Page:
Is Keto Bad for Your Heart?

Why Keto may increase the risk of high cholesterol

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The ketogenic, or “keto,” diet is a diet in which energy is obtained primarily from fat, while protein and carbohydrates are limited. The lack of carbohydrates causes the body to go into a state of ketosis, in which energy is derived from the breakdown of fat.

Despite some promising benefits, there are concerns that such high fat intake is not heart healthy. Specifically, fat derived from processed foods and animal products contribute to high cholesterol, which increases the risk of heart attack.

This article discusses the facts and risks of the keto diet.

The keto diet dates back to the 1920s when it was used for treatment of seizure disorder in children. It was also found to be useful in controlling blood sugar in people with diabetes.

Emphasis of dietary guidelines in the past several decades has been on a low-fat diet, but the continued rise of obesity and diabetes has renewed interest in the keto diet for its role in weight loss and blood sugar management.

What Is Ketosis?

Food provides macronutrients, which are compounds that are broken down to provide energy for the body. These macronutrients include fats, protein, and carbohydrates (“carbs”).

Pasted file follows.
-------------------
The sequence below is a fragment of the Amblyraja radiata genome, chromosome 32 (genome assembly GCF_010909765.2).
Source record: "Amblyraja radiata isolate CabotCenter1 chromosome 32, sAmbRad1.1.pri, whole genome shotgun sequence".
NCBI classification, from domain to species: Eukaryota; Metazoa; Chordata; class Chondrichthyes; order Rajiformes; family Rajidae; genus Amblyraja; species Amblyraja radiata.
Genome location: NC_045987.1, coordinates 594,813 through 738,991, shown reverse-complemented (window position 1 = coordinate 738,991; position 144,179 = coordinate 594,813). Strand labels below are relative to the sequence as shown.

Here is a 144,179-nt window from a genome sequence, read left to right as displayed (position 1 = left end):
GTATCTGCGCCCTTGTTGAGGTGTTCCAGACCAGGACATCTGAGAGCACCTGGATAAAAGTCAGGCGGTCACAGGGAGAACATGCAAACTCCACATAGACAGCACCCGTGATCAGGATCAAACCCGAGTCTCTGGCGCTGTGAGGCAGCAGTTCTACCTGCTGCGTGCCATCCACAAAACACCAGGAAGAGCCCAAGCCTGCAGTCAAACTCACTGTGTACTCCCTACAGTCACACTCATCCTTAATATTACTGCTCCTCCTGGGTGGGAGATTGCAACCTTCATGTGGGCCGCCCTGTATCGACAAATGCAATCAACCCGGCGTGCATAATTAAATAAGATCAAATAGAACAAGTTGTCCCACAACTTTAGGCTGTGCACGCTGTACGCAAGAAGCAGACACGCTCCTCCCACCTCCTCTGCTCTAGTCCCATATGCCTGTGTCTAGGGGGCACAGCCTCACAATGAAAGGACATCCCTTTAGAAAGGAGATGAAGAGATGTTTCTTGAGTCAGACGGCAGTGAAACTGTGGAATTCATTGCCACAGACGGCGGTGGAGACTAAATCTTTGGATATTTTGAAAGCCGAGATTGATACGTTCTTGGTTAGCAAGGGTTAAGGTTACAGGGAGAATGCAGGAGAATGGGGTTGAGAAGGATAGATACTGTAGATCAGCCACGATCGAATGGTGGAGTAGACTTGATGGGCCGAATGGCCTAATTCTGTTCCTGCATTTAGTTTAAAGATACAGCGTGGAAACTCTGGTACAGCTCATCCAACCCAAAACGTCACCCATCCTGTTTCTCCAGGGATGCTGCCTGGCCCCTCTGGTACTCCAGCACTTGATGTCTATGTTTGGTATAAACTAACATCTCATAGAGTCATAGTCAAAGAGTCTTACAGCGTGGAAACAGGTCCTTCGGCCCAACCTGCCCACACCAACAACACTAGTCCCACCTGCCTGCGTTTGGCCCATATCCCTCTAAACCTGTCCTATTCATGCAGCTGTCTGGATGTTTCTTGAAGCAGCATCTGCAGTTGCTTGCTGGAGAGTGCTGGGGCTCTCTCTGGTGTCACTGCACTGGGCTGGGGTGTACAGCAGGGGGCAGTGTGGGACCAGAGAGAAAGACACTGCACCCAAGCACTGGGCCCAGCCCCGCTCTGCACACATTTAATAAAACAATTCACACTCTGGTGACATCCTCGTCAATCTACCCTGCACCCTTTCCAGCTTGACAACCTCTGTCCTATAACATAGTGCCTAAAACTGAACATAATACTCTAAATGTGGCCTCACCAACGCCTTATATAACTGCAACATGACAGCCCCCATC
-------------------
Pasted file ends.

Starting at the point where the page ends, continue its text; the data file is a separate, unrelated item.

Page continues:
Fats are broken down into fatty acids, and proteins are broken down into amino acids. Carbohydrates are broken down into simple sugars like glucose, which is used as the primary energy source in the body. This is particularly true in the brain, since fats cannot cross the blood brain barrier to provide energy there.

When carbohydrates are restricted, such as in the keto diet, several things happen. The body starts a process called ketosis to break down fats to provide energy. This breakdown of fats creates ketone bodies, which can be used for energy throughout the body, including in the brain.

At the same time, another process called gluconeogenesis occurs to create glucose by the breakdown of non-carbohydrate substances, like certain amino acids and triglycerides.

A range of carb-restricting diets exist, but a true ketogenic diet is one that induces a state of ketosis. The exact amount of carbohydrate restriction that will induce ketosis varies between individuals.